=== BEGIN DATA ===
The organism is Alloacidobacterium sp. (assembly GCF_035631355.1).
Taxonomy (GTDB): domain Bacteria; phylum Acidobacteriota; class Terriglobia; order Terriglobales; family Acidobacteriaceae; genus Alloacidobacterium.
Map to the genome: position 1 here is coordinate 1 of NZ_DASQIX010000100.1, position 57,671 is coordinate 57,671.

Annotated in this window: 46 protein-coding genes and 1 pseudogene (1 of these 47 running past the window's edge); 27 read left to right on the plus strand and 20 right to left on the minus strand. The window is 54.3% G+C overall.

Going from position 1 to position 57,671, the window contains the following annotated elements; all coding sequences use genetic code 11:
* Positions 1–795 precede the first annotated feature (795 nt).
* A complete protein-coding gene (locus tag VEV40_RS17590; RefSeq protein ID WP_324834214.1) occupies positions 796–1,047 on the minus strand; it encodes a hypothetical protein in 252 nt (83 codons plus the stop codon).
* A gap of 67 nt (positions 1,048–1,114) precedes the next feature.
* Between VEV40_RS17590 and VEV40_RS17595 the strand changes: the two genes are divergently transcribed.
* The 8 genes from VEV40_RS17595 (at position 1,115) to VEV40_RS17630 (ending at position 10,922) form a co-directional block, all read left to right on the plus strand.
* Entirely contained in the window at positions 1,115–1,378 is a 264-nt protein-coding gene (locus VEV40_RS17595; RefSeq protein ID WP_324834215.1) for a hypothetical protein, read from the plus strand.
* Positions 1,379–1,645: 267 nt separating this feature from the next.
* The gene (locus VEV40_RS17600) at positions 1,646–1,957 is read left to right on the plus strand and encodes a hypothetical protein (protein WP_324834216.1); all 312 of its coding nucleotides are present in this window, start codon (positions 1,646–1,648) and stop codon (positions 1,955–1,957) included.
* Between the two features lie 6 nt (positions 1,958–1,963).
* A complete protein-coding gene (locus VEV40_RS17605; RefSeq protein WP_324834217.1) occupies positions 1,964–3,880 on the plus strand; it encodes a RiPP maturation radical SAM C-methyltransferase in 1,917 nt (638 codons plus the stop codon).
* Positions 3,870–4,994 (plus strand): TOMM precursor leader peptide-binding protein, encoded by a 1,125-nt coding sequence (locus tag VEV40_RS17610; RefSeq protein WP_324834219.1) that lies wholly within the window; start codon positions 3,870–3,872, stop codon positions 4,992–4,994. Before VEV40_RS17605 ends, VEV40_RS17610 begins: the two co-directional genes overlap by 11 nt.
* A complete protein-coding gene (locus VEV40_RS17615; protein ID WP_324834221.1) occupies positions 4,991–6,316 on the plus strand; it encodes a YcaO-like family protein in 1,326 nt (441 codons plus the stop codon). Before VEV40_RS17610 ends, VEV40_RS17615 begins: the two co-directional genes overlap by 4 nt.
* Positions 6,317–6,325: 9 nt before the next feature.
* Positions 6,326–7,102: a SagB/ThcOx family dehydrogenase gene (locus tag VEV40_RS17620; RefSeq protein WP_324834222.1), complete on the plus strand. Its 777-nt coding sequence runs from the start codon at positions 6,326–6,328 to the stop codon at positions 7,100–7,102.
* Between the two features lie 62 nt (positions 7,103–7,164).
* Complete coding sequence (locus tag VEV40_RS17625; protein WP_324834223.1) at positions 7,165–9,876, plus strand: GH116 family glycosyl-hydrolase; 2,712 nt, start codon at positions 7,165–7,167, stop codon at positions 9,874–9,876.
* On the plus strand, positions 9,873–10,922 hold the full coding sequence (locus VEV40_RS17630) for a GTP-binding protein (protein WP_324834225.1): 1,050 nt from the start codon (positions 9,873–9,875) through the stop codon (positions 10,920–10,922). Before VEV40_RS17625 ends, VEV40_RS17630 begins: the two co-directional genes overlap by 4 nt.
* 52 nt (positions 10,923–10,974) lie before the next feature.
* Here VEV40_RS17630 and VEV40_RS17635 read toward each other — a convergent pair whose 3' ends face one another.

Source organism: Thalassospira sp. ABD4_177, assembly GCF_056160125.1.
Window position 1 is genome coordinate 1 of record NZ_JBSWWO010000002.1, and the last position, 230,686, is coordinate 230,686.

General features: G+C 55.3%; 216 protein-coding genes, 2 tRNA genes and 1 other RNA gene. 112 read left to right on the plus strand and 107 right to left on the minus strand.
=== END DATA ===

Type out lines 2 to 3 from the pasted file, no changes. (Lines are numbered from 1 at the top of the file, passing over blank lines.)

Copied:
Taxonomy (GTDB): domain Bacteria; phylum Acidobacteriota; class Terriglobia; order Terriglobales; family Acidobacteriaceae; genus Alloacidobacterium.
Map to the genome: position 1 here is coordinate 1 of NZ_DASQIX010000100.1, position 57,671 is coordinate 57,671.